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Social Media Do’s and Don’ts

October 24, 2010

I will admit being a relative late-comer to the social media scene.  As such, I have learned many lessons by reading what others have to say and studying day and night.  Also in my early efforts, I made some mistakes.  These mistakes seem to be common among those who try to dip their toes into the social media water through Facebook, LinkedIn, Twitter and other social/business networking platforms.  In the spirit of “Givers Gain” this blog post is an attempt to pass on a summary of do’s and don’ts for the benefit of those who come after.

On the popular topic of social media do’s and don’ts… here are some excerpts and useful comments from

Quotes from  “How to gracefully promote yourself online.”  (Credit goes to Authors: Brenna Ehrlich and Andrea Bartz, who are the sarcastic brains behind humor blog and book Stuff Hipsters Hate)

Story highlights:

  • It’s a fine line between tooting your own horn online and spamming everyone with tweets
  • Try introducing your website to family members and close friends first
  • Once you develop fans of your venture, use a public forum to thank ’em personally

Are you on any online mailing lists? And how do you feel about their happy little droppings in your inbox? Gmail’s new Priority Inbox even sifts out those non-urgent newsletters from actual missives. But a funny thing happens when you yourself are thinking about starting a newsletter. “It’ll be the best thing in everyone’s mailbox!” – “It will be clever and fresh and interesting. Everyone will love it!” – Face slap from reality…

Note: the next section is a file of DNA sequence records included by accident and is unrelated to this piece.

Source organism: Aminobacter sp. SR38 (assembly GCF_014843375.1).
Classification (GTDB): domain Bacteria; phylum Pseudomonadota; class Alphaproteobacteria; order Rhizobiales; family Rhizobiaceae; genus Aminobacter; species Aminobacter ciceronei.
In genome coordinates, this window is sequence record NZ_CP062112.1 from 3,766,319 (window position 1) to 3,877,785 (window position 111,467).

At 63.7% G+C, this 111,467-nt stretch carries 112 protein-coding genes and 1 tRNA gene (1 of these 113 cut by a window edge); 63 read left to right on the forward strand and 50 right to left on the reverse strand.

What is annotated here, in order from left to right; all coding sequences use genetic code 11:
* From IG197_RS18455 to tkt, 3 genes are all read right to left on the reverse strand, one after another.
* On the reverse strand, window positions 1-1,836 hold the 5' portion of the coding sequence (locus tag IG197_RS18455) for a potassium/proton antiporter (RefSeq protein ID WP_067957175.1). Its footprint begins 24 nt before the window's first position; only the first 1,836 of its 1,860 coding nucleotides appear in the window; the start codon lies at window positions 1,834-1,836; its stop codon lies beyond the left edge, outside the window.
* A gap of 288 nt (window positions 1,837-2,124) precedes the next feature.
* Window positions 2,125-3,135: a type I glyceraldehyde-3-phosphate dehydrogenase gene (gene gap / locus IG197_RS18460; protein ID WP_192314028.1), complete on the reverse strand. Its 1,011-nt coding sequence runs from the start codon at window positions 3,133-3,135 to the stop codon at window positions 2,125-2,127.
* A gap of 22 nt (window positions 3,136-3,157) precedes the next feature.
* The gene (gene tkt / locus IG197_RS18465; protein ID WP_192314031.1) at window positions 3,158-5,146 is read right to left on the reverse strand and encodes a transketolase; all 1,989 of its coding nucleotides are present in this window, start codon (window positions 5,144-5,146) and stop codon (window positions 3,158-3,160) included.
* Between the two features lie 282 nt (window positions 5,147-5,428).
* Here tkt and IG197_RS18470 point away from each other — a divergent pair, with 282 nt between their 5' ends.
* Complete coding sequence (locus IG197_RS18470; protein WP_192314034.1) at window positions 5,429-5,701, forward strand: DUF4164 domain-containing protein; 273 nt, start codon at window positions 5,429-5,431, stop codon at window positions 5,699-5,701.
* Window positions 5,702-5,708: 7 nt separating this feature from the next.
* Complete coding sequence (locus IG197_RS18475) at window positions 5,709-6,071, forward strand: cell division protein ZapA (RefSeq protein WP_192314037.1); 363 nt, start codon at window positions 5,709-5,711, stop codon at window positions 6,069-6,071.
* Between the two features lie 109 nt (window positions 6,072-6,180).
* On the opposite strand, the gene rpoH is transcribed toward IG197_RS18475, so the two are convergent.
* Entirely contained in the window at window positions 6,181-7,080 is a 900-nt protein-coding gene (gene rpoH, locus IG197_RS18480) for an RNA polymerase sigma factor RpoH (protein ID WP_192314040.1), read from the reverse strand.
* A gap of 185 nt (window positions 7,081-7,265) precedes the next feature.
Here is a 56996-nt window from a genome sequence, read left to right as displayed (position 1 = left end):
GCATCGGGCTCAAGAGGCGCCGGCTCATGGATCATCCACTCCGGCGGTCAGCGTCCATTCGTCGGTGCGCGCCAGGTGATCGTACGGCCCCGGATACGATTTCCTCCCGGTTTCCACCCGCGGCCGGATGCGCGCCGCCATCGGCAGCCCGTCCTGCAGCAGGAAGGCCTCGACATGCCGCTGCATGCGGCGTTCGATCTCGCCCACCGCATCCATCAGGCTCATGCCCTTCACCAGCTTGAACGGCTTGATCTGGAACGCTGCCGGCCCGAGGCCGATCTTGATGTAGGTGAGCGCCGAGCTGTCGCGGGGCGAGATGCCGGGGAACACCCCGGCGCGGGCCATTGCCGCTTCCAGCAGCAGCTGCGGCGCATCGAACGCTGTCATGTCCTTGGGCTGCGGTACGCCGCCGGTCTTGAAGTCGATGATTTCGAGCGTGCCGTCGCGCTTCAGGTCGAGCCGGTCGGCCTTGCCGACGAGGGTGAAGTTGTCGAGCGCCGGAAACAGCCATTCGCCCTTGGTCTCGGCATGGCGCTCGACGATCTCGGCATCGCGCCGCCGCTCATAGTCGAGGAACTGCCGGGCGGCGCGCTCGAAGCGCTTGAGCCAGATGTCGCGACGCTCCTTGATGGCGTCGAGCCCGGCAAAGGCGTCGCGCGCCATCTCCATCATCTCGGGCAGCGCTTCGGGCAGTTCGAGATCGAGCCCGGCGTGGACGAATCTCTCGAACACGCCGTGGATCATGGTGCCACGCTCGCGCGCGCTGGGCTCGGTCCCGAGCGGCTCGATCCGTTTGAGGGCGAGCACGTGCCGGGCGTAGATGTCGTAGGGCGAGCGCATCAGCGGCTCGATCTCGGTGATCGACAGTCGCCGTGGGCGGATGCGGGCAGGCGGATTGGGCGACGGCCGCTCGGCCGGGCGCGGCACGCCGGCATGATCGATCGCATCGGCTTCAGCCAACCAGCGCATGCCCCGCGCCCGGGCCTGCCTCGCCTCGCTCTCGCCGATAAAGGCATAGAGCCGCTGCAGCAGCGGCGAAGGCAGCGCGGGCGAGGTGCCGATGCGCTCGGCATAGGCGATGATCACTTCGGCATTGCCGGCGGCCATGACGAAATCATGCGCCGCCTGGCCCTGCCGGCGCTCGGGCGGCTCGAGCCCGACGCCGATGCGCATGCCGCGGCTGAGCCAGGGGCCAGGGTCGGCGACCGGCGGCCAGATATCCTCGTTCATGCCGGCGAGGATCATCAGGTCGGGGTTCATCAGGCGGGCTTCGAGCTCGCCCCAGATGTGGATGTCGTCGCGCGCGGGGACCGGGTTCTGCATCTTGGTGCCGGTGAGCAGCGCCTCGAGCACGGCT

Self-promotion is an art, not a science, because it takes a bit of instinct and talent to tiptoe across the tightrope between tooting your own horn and sprinting down the street at 6 a.m. with an air horn blaring whilst your soon-to-be-former friends roll their eyes and plug their ears and discuss behind your back how desperately they wish you’d just shut … up.

To summarize what this writer learned over a couple of years and also from this referenced article:

  • Start with the low-hanging fruit  – Your family and friends who actually care about your success.
  • Only reach out when you have something to say – Please don’t send out weekly newsletters full of too much wordy prose.  Attach interesting links, be entertaining and informative or don’t bother at all.
  • Thank your fans – Making them feel special will keep them coming back.  I like to send them cards when I have contact information, or pick up the phone and just say “Hi” nice to hear your voice!

Let’s not let Social Media interaction take the place of real human interaction.

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